The Project So Far
The Holocaust Torah Restoration Project began as the brainchild of a teenage congregrant, James Ayton, in anticipation of his Bar Mitzvah in November 2014. While still in middle school, he spearheaded the initiative to restore Congregation Emanuel’s Holocaust Torah, the Czech Memorial Scroll #326, by speaking up, speaking out, raising awareness and raising funds for our Torah. By the end of 2015, the project attracted support and attention of community members, friends, and neighbors throughout the Hudson Valley and beyond, allowing us to conduct initial assessments of the Torah’s condition, identify a Torah scribe, a sofer, who will perform the painstaking restoration work scheduled to begin in the fall of 2016. Fundraising efforts are underway to raise the $21,500 needed to carry out this sacred work; we are already over a third of the way to reaching this goal having raised 36% of total funds required. Before and during the restoration process, community outreach and engagement will offer awareness-building, educational, and participation opportunities for all those interested in supporting this once-in-a-lifetime experience.
Now 17 years old, James reflects on how the project began for him: “before I even began Bar Mitzvah preparations, I saw my sister and Mom read from the Holocaust Torah and learned that we had this in our community. This really inspired me, but I also found out that our Torah was in a precarious state of disrepair. When I began my Bar Mitzvah studies, during discussions with the Rabbi, we talked about what it means to be a Jew, our commandments or mitzvot, and how everyone is commanded to write a Torah in their lifetime. We also discussed morals, what was right versus what was wrong. I knew restoring our Torah was the right thing to do. Something needed to be done to save our Torah and I thought: this is something I want to do. It seemed like a really important way to connect to our history. As Jews, we preserve our history. This is part of what’s kept us as one of the oldest religions and sustained us as an enduring community. I think this is part of why I thought it was such an important thing to do. Restoring our Torah preserves our history and assures our future.”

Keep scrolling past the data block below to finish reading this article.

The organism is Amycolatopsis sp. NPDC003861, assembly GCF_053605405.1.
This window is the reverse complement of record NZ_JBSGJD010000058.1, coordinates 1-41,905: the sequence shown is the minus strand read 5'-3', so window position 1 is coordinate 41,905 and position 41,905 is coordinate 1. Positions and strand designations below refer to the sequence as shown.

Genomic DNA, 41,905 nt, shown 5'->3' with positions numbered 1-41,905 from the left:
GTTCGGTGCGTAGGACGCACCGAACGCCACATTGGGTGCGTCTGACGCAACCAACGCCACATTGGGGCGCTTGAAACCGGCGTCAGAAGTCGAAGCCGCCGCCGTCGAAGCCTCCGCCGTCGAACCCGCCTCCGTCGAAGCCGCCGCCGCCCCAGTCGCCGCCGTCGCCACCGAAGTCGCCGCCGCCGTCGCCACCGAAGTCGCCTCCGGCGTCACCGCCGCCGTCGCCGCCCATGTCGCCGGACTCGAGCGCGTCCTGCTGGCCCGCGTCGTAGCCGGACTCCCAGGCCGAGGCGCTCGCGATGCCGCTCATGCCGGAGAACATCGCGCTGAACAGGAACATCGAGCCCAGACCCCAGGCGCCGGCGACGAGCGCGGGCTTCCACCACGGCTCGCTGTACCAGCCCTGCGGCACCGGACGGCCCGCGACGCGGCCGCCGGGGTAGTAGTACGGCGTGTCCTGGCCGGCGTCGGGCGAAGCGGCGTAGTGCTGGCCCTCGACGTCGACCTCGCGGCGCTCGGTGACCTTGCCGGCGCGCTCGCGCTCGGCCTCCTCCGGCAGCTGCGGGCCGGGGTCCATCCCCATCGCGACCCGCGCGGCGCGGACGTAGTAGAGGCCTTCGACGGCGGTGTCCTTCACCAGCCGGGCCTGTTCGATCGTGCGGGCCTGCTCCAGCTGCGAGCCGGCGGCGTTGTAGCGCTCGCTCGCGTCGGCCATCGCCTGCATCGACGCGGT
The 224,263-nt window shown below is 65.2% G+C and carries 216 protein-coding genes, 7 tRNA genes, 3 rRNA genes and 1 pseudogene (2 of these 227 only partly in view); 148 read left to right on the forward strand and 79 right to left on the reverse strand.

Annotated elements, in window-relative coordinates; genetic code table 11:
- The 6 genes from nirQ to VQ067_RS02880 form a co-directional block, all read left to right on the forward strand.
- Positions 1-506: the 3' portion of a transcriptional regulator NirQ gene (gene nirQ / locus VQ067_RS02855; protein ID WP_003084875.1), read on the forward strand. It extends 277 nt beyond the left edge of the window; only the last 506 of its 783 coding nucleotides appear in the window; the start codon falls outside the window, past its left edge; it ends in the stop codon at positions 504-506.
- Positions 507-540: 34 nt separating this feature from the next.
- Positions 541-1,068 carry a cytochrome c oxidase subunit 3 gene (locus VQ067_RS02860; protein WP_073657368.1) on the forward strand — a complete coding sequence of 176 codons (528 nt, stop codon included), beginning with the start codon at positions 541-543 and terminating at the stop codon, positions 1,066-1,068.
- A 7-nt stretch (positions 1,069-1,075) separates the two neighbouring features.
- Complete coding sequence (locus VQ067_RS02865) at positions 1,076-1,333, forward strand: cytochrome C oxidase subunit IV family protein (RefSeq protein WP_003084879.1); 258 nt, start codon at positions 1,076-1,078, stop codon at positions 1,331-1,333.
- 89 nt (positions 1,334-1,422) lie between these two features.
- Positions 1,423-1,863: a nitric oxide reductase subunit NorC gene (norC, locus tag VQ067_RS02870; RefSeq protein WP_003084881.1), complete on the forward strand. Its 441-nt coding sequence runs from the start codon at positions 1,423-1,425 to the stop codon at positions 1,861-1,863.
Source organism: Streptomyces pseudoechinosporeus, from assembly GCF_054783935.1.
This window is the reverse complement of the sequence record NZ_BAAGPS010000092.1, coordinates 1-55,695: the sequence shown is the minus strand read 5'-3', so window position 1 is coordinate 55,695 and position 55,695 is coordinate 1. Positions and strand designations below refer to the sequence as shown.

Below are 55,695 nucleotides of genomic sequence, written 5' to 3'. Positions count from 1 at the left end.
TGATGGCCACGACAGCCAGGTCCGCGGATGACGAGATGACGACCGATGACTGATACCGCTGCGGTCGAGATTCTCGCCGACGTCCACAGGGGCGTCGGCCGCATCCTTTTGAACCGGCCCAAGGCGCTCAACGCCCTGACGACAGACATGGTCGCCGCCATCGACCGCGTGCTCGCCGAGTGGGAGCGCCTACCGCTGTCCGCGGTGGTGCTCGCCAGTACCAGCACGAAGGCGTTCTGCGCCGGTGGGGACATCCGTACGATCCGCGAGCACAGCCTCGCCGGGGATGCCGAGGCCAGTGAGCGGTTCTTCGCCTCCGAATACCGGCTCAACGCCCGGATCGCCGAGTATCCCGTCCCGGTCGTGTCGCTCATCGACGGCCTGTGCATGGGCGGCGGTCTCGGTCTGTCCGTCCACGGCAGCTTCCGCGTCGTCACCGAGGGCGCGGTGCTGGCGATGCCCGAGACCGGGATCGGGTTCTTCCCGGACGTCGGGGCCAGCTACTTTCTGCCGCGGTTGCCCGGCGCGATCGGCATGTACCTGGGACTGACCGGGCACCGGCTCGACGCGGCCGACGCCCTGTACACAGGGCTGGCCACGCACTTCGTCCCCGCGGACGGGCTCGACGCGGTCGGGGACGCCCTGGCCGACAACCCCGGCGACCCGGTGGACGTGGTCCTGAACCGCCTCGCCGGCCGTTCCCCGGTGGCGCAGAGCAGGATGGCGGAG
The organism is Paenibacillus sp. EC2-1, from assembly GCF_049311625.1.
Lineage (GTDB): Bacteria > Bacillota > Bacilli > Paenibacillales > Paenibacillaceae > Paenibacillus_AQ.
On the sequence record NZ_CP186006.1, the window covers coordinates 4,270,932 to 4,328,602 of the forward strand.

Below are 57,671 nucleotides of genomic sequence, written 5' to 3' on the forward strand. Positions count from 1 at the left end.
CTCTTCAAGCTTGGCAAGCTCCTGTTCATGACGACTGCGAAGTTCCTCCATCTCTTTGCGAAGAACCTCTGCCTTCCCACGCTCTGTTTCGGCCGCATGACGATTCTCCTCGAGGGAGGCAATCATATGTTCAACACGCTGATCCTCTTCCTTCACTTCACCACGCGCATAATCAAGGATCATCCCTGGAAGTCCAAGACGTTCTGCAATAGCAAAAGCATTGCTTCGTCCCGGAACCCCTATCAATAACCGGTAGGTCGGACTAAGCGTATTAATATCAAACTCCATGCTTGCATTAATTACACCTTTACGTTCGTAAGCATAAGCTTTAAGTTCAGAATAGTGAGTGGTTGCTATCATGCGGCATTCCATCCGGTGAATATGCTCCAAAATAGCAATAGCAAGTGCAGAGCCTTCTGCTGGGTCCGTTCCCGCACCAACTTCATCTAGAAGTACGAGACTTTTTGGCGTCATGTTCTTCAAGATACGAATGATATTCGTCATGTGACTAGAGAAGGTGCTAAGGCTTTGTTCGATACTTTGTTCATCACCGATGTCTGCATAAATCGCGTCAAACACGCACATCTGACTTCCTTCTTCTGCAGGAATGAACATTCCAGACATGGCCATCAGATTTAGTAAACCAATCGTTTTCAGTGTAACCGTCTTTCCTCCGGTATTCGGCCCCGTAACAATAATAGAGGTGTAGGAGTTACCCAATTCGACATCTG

Congregation Emanuel of the Hudson Valley
Congregation Emanuel, a Reform Congregation in Kingston NY, led by Rabbi Yael Romer, was incorporated on June 7th, 1854 and currently has a thriving and diverse congregational membership of 240+ member families.Devoted to the enhancement of Jewish life and the belief in cooperation and mutual support between all Jewish institutions, Congregation Emanuel cultivates a welcoming community and sacred space for a conscious commitment to living Judaism through spiritual, cultural and religious egalitarian observance, celebration and education.
Congregation Emanuel is a place where sacredness and God’s presence are welcomed into our community through our actions and deeds with each other. We are committed to: social action, justice, active learning, vibrant spirituality, creative expression, diversity, tolerance, and the integrity of the Reform Movement.